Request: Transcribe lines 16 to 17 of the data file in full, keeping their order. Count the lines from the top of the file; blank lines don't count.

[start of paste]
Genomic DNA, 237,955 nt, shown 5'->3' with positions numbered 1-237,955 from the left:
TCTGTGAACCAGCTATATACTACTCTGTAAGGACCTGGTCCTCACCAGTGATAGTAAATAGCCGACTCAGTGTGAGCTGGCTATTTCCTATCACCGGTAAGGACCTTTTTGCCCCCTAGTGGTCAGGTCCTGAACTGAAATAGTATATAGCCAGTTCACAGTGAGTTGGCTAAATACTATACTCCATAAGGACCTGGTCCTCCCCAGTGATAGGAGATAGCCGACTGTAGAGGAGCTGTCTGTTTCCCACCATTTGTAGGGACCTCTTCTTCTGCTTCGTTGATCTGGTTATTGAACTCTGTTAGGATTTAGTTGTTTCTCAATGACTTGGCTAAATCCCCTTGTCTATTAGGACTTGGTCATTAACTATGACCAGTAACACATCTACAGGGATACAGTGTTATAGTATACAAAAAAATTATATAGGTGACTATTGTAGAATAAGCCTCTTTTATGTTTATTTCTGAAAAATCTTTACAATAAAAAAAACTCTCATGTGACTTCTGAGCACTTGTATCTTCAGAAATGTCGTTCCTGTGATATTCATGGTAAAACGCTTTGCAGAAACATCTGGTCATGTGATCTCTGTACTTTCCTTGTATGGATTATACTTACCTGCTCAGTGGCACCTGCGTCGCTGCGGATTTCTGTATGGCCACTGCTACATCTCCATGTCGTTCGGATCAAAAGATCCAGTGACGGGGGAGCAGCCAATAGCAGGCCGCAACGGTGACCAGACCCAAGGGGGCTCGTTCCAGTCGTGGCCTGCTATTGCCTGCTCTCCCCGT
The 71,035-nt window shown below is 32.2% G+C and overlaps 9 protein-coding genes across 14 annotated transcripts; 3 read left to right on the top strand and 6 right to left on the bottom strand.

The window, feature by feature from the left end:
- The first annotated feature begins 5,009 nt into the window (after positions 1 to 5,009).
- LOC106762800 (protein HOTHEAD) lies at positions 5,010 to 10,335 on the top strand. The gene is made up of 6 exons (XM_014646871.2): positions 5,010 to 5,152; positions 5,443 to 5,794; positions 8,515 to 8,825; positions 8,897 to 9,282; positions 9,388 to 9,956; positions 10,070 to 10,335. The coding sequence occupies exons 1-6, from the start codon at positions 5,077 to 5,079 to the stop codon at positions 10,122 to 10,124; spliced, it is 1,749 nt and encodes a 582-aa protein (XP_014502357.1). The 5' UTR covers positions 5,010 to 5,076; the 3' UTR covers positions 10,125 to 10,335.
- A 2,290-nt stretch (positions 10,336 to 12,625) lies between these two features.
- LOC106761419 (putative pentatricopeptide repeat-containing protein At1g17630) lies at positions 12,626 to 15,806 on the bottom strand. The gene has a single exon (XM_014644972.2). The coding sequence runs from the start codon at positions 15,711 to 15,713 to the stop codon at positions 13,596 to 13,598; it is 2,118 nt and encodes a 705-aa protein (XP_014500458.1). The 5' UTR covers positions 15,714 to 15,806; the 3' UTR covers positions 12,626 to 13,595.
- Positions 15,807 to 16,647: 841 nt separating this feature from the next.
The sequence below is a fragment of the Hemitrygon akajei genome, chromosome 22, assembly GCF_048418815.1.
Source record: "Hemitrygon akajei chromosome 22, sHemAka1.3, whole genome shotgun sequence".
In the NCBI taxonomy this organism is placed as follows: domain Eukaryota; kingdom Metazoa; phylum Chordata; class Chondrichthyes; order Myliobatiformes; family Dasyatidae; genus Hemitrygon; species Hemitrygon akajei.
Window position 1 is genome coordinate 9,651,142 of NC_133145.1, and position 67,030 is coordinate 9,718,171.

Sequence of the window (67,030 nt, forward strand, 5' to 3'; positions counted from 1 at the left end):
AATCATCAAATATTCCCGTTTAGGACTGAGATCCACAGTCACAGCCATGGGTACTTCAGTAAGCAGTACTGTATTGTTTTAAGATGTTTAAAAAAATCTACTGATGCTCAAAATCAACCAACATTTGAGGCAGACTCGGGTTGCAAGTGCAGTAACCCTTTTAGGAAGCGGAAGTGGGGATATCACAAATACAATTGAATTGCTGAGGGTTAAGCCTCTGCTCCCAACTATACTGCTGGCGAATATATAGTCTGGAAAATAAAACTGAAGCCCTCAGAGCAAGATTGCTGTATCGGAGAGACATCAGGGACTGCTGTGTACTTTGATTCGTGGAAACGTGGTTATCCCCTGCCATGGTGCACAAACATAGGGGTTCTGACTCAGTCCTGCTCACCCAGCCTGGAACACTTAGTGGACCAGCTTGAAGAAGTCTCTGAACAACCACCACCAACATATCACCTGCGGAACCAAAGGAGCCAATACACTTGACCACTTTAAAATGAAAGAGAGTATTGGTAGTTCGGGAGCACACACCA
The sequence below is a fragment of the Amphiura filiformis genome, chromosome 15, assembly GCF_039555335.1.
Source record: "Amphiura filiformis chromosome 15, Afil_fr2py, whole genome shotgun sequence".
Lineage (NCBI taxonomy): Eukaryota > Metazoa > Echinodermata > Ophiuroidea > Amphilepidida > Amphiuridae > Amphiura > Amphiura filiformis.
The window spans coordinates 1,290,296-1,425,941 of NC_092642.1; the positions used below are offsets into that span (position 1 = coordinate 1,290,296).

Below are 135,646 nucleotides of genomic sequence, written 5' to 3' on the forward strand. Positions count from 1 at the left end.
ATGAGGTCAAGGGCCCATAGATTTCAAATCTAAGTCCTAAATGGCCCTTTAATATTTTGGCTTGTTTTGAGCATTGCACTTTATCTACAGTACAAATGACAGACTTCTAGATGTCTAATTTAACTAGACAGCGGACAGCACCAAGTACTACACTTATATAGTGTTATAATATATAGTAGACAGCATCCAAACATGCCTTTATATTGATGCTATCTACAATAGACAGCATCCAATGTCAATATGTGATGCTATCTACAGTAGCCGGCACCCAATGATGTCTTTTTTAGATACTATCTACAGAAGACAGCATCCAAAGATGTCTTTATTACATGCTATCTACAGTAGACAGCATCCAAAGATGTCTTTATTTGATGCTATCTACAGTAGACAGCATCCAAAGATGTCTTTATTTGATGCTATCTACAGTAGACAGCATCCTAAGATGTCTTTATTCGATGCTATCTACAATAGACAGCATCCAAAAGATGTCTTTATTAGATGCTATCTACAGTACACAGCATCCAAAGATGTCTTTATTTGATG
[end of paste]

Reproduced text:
The sequence below is a fragment of the Amphiura filiformis genome, chromosome 15, assembly GCF_039555335.1.
Source record: "Amphiura filiformis chromosome 15, Afil_fr2py, whole genome shotgun sequence".